[Featured Image – Photo by Cliff Coy – Bear woodcut]
This is the first installment in a new series in collaboration with the Fillin’ Station, which hosts a new “Artist of the Month.” Molly Butler will be featuring each new artist at the beginning of every month.
“Your pictures are boring.”
Those were tough words for a young college student with a budding passion for photography. Cliff Coy failed his first college Intro to Photography class and tried to set his dream aside. That was over a decade ago. Today, Coy is a professional photographer. His works will be on display at the Fillin’ Station for the month of November, and they are anything but boring.
Serving his country
Coy never planned on being an artist. Growing up in the small town of New Richland, Minn., he started dabbling in photography in high school because his best friend’s parents happened to be photographers. After failing his photography class and dropping out of college altogether, Coy tried to find his way.
“High school really didn’t prepare me for life,” he said. “I did so terrible at college. I had no idea what I wanted to do, and I slacked off a lot. When I dropped out of college after the first year, I picked up a few jobs, working at places like factories. It was the worst. Then I tried customer service type jobs, things in department stores. That was another type of worst.”
In 2006, Coy decided to join the military.
“It was scary,” he recalled. “We were in the middle of the war with Iraq, but to me it definitely seemed better than sitting around trying to figure out my life any other way.”
Coy spent 12 years with the military. During that time, he traveled extensively, including time spent in Germany, Qatar, Australia and most of the states. He rose in the ranks and worked with people he considered family.
“It turned out to be one of the best decisions of my life,” he said.
Coy happened to be assigned to Public Affairs, where he became a Public Affairs Specialist. He studied at the Defense Information School (DINFOS) at Fort Meade in Maryland.
“I learned more in a week of a photography course in the military than I had in a whole course at college,” he said. “Photojournalism is pretty straight forward. Action shots. You’re not getting too fancy. It’s all about technical skills, being able to get effective quick, sharp photos. It’s a good baseline.”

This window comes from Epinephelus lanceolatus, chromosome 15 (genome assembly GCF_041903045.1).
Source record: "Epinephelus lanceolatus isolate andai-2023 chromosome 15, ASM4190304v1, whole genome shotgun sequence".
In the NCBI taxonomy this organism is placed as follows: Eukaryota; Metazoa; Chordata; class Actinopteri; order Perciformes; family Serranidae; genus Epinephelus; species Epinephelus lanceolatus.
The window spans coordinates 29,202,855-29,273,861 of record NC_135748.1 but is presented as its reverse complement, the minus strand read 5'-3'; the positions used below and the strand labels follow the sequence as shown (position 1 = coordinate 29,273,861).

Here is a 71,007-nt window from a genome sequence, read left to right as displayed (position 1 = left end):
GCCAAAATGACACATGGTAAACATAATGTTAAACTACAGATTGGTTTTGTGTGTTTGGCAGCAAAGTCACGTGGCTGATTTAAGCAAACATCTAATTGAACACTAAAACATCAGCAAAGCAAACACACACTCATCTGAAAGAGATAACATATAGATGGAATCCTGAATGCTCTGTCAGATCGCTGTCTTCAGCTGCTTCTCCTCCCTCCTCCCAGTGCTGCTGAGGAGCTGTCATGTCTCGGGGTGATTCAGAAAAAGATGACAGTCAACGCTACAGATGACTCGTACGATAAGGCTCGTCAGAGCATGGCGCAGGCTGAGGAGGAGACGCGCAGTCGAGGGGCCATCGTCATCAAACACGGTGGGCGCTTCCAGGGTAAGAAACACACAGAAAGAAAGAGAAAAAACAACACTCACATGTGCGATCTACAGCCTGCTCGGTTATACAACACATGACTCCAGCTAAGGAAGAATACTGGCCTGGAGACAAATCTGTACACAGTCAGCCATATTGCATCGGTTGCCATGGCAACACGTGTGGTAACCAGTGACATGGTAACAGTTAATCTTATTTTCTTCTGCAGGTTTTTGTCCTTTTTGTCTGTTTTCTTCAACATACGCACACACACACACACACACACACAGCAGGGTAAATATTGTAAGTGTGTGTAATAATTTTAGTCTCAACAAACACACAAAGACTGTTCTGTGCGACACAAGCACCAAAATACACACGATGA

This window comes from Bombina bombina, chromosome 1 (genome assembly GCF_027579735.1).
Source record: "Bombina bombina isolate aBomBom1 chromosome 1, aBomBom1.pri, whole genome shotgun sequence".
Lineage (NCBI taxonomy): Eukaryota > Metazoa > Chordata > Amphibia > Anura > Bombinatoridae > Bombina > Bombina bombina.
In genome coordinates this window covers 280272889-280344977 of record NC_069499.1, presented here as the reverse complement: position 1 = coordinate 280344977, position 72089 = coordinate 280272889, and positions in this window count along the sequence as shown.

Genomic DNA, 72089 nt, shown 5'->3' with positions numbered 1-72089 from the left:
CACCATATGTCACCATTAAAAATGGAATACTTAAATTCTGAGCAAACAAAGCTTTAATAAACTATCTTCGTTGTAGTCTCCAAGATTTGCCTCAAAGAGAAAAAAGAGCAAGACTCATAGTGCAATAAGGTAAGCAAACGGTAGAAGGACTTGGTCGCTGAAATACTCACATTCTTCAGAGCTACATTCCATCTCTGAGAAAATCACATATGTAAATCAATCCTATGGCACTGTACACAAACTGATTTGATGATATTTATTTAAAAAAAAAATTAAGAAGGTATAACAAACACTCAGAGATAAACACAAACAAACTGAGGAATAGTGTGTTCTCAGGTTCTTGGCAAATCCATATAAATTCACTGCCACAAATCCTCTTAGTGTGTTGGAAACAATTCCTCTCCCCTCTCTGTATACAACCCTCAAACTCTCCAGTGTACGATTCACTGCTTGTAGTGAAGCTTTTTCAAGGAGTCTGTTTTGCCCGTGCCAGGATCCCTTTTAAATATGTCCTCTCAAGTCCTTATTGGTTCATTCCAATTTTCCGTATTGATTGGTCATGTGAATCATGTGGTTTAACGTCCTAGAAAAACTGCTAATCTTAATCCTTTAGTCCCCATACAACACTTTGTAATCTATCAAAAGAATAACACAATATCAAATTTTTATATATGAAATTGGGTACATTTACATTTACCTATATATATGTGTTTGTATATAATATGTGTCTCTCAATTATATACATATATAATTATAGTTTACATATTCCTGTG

For a while, Coy considered remaining within the military for a full twenty years and then retiring. The military had given him opportunities and a sense of purpose. But he hit a wall and realized he couldn’t rise any higher than Staff Sergeant, or make the larger changes he wanted to see, without a degree. He also had photos in the back of his mind, shots he’d like to take, more abstract and experimental ideas, that he knew the military wasn’t going to condone or publish. In 2016, Coy returned home to Minnesota to pursue his degree.
From Army to art
Coy spent two years at South Central College earning his associate’s degree in Multi-Media Technology, gaining knowledge in commercial photography and marketable skills. When he finished, he was full of technical knowledge, but he still had more military benefits to cover school. He decided to use them up and explore the more artistic side of photography. He enrolled at Minnesota State University, Mankato, where he is currently finishing his Bachelor of Fine Arts.
“At MSU, I was introduced to concepts and learned to put something out there that makes someone think about what you shot,” Coy said. “It’s less straightforward.”
Coy thinks about his photography a bit like a jazz musician. He needed a solid base in the technical in order to know what he could begin to play with.